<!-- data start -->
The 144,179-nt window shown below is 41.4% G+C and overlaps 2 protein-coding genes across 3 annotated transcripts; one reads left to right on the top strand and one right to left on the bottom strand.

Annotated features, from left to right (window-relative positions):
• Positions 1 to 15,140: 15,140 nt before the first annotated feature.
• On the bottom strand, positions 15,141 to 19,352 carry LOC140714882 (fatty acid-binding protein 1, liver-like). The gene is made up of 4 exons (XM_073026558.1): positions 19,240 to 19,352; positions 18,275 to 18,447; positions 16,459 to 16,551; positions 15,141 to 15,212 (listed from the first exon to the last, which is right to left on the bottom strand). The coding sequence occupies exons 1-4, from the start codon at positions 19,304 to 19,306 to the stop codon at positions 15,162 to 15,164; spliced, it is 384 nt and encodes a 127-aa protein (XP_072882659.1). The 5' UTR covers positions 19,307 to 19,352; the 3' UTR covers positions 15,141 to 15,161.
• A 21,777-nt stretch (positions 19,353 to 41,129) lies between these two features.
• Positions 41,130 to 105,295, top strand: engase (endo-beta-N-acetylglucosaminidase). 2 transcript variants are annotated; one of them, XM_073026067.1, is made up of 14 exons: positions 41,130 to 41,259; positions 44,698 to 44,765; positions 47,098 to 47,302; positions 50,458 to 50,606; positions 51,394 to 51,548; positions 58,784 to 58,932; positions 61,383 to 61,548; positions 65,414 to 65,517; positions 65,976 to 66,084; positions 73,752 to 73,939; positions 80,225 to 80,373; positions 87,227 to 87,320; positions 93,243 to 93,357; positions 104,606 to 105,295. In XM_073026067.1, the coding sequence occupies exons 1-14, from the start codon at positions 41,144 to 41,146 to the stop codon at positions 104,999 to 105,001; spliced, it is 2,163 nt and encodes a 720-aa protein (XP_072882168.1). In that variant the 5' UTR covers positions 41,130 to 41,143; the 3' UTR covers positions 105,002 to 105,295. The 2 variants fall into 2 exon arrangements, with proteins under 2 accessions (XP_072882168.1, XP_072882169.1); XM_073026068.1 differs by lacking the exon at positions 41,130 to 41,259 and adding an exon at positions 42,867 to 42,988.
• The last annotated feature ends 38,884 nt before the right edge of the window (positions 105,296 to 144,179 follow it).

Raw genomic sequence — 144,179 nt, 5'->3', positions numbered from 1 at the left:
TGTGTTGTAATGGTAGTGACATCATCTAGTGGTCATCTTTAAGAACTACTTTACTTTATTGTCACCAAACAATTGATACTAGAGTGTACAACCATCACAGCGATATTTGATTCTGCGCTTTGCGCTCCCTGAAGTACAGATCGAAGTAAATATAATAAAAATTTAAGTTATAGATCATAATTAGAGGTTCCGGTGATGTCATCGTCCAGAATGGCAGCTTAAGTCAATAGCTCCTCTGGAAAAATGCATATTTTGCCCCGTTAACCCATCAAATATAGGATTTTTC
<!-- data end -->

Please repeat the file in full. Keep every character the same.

The 144,179-nt window shown below is 41.4% G+C and overlaps 2 protein-coding genes across 3 annotated transcripts; one reads left to right on the top strand and one right to left on the bottom strand.

Annotated features, from left to right (window-relative positions):
• Positions 1 to 15,140: 15,140 nt before the first annotated feature.
• On the bottom strand, positions 15,141 to 19,352 carry LOC140714882 (fatty acid-binding protein 1, liver-like). The gene is made up of 4 exons (XM_073026558.1): positions 19,240 to 19,352; positions 18,275 to 18,447; positions 16,459 to 16,551; positions 15,141 to 15,212 (listed from the first exon to the last, which is right to left on the bottom strand). The coding sequence occupies exons 1-4, from the start codon at positions 19,304 to 19,306 to the stop codon at positions 15,162 to 15,164; spliced, it is 384 nt and encodes a 127-aa protein (XP_072882659.1). The 5' UTR covers positions 19,307 to 19,352; the 3' UTR covers positions 15,141 to 15,161.
• A 21,777-nt stretch (positions 19,353 to 41,129) lies between these two features.
• Positions 41,130 to 105,295, top strand: engase (endo-beta-N-acetylglucosaminidase). 2 transcript variants are annotated; one of them, XM_073026067.1, is made up of 14 exons: positions 41,130 to 41,259; positions 44,698 to 44,765; positions 47,098 to 47,302; positions 50,458 to 50,606; positions 51,394 to 51,548; positions 58,784 to 58,932; positions 61,383 to 61,548; positions 65,414 to 65,517; positions 65,976 to 66,084; positions 73,752 to 73,939; positions 80,225 to 80,373; positions 87,227 to 87,320; positions 93,243 to 93,357; positions 104,606 to 105,295. In XM_073026067.1, the coding sequence occupies exons 1-14, from the start codon at positions 41,144 to 41,146 to the stop codon at positions 104,999 to 105,001; spliced, it is 2,163 nt and encodes a 720-aa protein (XP_072882168.1). In that variant the 5' UTR covers positions 41,130 to 41,143; the 3' UTR covers positions 105,002 to 105,295. The 2 variants fall into 2 exon arrangements, with proteins under 2 accessions (XP_072882168.1, XP_072882169.1); XM_073026068.1 differs by lacking the exon at positions 41,130 to 41,259 and adding an exon at positions 42,867 to 42,988.
• The last annotated feature ends 38,884 nt before the right edge of the window (positions 105,296 to 144,179 follow it).

Raw genomic sequence — 144,179 nt, 5'->3', positions numbered from 1 at the left:
TGTGTTGTAATGGTAGTGACATCATCTAGTGGTCATCTTTAAGAACTACTTTACTTTATTGTCACCAAACAATTGATACTAGAGTGTACAACCATCACAGCGATATTTGATTCTGCGCTTTGCGCTCCCTGAAGTACAGATCGAAGTAAATATAATAAAAATTTAAGTTATAGATCATAATTAGAGGTTCCGGTGATGTCATCGTCCAGAATGGCAGCTTAAGTCAATAGCTCCTCTGGAAAAATGCATATTTTGCCCCGTTAACCCATCAAATATAGGATTTTTC